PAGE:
In the past when my kids were young, it was decorated when they got home from school with Christmas music playing and the first fruit mince pies of the season to eat as we hung tinsel and baubles.
Now, I do it at whatever time of the day I want. Just me and Dog – he sniffs the decorations as they are unpacked and then looks on as I hang this and that. Finally we stand back, look at each other and … go for a walk…
This year, I put up my driftwood tree, made for me by my husband last year.
I love it. It fits the atmosphere of House, our by-the-beach home, so well. We don’t go in for big decorations because it’s a tiny house, just little things in white or silver. White for the foam as waves break and silver for the light shining across the sea.
As I unpacked the decorations, I found the stockings Mum traditionally hung on her fireplace.
She stitched one for each of our two children as they were born, then one for me, my husband, and my brother. And one for my father.
Not long after she finished Dad’s he died, and rather than stitching another for herself, she preferred to use his. Something I thought was wonderfully romantic…
Her stitching is meticulous and the stockings were such a touching memory for me as I unfolded them, smoothed them out and hung them on the chairs. They’ll be filled with chocolates, scratchies (Lottery cards), and maybe one other special thing.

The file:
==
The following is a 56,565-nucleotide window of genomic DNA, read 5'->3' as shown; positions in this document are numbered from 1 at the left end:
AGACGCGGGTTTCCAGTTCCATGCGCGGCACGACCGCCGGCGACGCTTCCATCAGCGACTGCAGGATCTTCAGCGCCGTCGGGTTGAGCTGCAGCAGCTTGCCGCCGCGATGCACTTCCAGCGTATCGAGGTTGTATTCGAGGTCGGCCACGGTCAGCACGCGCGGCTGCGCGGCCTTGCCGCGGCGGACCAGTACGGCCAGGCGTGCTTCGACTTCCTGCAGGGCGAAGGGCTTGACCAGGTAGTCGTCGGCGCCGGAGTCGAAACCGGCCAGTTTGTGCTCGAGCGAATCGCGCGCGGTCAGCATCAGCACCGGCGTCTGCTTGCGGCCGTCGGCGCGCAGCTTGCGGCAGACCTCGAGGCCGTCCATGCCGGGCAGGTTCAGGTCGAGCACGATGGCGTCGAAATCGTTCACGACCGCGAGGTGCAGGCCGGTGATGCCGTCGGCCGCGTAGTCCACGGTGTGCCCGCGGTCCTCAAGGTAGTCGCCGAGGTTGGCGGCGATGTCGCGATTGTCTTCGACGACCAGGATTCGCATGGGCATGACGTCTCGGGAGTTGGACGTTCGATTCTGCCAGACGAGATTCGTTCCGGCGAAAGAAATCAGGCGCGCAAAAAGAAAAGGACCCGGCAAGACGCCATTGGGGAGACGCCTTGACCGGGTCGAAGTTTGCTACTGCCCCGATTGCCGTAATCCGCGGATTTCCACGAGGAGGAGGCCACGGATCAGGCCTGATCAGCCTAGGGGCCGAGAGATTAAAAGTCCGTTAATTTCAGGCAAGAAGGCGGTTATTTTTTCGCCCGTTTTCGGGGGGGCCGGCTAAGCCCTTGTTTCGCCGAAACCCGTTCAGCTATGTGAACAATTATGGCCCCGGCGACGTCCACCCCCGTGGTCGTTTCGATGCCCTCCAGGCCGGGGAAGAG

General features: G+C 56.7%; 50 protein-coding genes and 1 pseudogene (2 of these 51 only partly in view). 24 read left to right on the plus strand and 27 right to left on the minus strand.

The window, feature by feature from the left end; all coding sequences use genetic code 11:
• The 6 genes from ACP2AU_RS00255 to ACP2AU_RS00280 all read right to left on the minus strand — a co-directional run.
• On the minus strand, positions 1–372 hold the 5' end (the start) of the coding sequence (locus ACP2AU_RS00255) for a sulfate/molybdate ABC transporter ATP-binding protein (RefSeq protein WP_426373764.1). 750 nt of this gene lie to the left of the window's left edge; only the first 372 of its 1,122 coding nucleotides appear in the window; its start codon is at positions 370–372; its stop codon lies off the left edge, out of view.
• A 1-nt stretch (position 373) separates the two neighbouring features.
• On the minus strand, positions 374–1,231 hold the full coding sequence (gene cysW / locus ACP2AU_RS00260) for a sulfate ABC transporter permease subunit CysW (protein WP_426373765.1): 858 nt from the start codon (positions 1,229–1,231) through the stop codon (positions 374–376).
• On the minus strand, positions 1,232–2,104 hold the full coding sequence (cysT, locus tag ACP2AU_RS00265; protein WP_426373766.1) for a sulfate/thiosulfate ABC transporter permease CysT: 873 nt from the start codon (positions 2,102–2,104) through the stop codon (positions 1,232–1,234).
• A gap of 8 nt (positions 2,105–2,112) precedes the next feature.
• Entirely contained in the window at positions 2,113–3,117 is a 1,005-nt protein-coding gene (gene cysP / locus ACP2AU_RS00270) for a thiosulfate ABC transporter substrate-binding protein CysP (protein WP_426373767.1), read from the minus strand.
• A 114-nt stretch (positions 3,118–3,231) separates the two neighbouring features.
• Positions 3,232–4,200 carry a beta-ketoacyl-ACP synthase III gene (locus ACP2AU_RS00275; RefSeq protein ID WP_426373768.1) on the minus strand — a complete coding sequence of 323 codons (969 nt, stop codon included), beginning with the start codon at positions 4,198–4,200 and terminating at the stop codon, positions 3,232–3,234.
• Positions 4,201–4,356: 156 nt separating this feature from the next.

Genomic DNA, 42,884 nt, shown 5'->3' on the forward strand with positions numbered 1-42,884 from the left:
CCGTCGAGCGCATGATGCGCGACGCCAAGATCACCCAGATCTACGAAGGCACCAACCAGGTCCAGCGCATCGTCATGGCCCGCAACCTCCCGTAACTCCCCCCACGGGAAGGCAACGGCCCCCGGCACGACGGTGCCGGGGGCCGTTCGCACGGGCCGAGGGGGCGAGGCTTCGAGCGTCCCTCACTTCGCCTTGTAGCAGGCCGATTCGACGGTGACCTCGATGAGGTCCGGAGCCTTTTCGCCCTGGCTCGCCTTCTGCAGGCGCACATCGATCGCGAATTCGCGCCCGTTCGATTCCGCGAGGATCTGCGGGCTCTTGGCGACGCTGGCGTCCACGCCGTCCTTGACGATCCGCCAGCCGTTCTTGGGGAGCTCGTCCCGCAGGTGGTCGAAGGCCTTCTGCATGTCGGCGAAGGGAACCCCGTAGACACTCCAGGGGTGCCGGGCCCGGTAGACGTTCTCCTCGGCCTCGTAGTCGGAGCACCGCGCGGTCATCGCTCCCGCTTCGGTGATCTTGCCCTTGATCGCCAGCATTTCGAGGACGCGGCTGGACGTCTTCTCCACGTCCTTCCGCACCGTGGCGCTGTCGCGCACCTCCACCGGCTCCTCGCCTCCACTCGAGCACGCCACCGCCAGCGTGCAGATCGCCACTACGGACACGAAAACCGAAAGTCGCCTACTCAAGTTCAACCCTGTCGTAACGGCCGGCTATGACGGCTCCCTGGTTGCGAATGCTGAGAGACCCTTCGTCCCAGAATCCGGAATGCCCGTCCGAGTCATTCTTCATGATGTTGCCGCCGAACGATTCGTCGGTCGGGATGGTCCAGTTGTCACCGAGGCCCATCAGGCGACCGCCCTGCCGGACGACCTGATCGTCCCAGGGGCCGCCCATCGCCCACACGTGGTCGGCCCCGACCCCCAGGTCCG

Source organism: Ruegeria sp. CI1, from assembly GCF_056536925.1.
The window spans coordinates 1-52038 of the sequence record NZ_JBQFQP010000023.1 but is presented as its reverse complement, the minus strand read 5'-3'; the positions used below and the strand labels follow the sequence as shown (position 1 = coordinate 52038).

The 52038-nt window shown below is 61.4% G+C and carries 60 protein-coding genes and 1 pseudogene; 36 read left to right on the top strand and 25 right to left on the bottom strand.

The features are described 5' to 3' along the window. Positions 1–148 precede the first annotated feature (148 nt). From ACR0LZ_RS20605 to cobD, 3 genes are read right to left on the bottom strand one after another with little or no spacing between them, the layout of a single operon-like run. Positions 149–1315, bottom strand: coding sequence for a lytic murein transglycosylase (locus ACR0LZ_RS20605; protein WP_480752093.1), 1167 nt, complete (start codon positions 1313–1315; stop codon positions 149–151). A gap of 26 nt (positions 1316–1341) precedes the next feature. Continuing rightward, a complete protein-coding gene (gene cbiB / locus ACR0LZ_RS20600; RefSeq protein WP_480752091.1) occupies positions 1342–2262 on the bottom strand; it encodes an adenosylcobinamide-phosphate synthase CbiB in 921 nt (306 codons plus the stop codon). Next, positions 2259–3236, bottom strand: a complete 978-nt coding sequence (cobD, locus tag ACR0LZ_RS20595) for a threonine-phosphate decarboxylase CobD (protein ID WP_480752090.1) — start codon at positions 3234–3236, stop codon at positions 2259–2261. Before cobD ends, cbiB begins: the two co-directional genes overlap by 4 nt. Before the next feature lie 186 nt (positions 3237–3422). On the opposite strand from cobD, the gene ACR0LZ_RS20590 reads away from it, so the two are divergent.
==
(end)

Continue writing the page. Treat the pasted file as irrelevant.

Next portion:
So! The room is done now – fairly subtle and very simple.
But when we came to the Big Smoke today for me to see the ear specialist, I thought the little Lego House needed a tree too. I had pilfered the painted branch from House, and Dog and I decorated it late this afternoon.
I also put out our Nativity on one of the book shelves – it’s a set my husband and I bought together the year we got married and is made of specialty Tasmanian timbers by an iconic Tasmanian artist called Tom Anderson. The little sculptures are our own Christmas tradition and have been displayed every year of our thirty nine year marriage and I couldn’t help thinking of these words:
‘Christmas waves a magic wand over this world, and behold, everything is softer and more beautiful.’ Norman Vincent Peale